Arielle Baker, a woman who went into cardiac arrest at the Columbia Heights Metro stop, was saved by a group of bystanders back in January. She now delivered a speech to express her gratitude to those who saved her life.
The 29-year-old woman almost died during the incident that took place on January 6, 2020. Two Metro riders performed CPR on her.
On Saturday, D.C.’s Fire and Emergency Medical Services (EMS) Department held an event, where Baker got a chance to thank the people who helped bring her back to life.
A woman who nearly died at a Metro station was reunited with the people who helped save her life during a ceremony hosted by D.C.'s fire department on Saturday. https://t.co/f0LeAWvcw1
— DC Fire and EMS (@dcfireems) February 15, 2020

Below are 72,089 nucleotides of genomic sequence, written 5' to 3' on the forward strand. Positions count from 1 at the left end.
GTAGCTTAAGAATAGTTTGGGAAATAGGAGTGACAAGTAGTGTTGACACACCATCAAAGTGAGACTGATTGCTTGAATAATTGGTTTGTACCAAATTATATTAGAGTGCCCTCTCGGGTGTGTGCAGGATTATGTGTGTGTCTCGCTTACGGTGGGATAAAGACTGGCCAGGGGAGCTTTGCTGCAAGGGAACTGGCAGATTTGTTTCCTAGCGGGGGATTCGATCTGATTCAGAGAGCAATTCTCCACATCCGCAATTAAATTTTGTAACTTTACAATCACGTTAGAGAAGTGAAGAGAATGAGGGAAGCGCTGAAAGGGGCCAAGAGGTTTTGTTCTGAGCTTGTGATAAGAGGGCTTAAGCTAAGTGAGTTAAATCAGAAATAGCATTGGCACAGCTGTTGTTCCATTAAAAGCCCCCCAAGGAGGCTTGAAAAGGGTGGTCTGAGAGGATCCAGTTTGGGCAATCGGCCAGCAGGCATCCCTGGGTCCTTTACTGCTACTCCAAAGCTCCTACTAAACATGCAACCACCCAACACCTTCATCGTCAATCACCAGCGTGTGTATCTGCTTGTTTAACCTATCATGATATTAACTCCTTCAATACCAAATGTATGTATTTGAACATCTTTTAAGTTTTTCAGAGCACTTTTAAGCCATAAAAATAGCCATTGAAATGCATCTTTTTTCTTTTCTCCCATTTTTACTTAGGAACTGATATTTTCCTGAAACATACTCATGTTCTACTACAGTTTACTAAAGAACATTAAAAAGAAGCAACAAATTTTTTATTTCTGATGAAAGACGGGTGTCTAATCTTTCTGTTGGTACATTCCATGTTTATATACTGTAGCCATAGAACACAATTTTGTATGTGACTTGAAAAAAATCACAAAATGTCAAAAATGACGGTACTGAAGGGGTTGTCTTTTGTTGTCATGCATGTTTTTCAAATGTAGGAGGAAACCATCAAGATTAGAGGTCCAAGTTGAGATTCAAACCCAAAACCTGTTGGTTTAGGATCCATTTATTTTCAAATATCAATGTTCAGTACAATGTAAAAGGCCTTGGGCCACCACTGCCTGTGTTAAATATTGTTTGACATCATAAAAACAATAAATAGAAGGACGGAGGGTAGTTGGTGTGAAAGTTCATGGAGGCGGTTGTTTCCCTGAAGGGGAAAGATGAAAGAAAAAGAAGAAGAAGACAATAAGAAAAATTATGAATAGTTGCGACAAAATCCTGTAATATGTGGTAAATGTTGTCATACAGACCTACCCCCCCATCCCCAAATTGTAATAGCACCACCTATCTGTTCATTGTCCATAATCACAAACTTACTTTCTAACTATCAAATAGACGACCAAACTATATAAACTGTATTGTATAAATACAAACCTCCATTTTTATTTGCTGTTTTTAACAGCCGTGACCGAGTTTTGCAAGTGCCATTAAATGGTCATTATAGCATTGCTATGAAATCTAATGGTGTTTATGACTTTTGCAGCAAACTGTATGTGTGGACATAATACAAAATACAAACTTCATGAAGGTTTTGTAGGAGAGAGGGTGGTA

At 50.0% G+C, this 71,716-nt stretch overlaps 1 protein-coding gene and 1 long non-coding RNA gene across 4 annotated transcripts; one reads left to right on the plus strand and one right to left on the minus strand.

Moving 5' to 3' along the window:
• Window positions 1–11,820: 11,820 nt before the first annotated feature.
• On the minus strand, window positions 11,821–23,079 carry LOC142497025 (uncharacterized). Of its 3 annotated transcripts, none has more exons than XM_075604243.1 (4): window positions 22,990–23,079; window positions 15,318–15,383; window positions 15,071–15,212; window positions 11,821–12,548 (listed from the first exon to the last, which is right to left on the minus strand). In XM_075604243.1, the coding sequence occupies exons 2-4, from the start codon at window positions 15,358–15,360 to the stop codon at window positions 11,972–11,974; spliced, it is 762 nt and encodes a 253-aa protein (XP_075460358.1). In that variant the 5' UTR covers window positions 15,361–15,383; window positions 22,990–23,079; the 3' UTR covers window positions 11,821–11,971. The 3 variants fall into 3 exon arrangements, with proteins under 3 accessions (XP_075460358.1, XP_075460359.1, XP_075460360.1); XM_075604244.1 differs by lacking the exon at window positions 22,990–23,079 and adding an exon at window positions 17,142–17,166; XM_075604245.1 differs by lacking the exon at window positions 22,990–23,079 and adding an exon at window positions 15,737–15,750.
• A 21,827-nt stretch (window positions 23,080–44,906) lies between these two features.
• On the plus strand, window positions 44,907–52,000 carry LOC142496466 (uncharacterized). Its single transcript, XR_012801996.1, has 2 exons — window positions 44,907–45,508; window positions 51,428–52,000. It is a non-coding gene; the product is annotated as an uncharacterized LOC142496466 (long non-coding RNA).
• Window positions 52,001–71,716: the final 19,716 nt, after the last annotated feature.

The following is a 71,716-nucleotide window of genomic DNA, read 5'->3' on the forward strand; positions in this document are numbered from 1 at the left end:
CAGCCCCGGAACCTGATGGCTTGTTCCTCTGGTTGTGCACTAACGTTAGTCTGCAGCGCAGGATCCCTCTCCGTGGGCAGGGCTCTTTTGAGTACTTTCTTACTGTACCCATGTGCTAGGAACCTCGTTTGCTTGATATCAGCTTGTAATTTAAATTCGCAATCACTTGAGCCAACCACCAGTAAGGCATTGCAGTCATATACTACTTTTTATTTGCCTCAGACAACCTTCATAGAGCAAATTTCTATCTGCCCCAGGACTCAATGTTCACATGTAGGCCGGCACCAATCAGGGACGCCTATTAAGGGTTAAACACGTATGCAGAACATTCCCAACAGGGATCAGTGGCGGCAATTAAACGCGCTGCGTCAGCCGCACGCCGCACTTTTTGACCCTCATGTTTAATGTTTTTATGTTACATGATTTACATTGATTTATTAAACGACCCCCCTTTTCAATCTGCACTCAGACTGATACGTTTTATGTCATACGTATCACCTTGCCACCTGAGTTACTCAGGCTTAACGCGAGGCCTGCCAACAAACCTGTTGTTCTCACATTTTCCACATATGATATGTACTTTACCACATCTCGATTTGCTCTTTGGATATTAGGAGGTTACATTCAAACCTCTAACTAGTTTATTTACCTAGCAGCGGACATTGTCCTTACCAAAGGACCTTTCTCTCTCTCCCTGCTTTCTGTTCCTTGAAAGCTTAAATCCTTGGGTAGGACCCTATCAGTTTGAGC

“I’m so thankful for everyone who took it seriously and gave me another chance at life,” she said. “Had these women not been there for me, I wouldn’t be here. I don’t take that lightly.”
She added that it was a “true testament to the goodwill of people.”
Kimberly Herrmann, a doctor who was one of the two individuals who helped Baker, also spoke at the ceremony, saying that it was a big team effort.
A total of 15 people were honored by the fire department for their role in saving Baker. They were given medallions called “Cardiac Arrest Save Coins.”
The coins are awarded to those who help return a pulse to a pulseless patient before the patient is transferred to a hospital.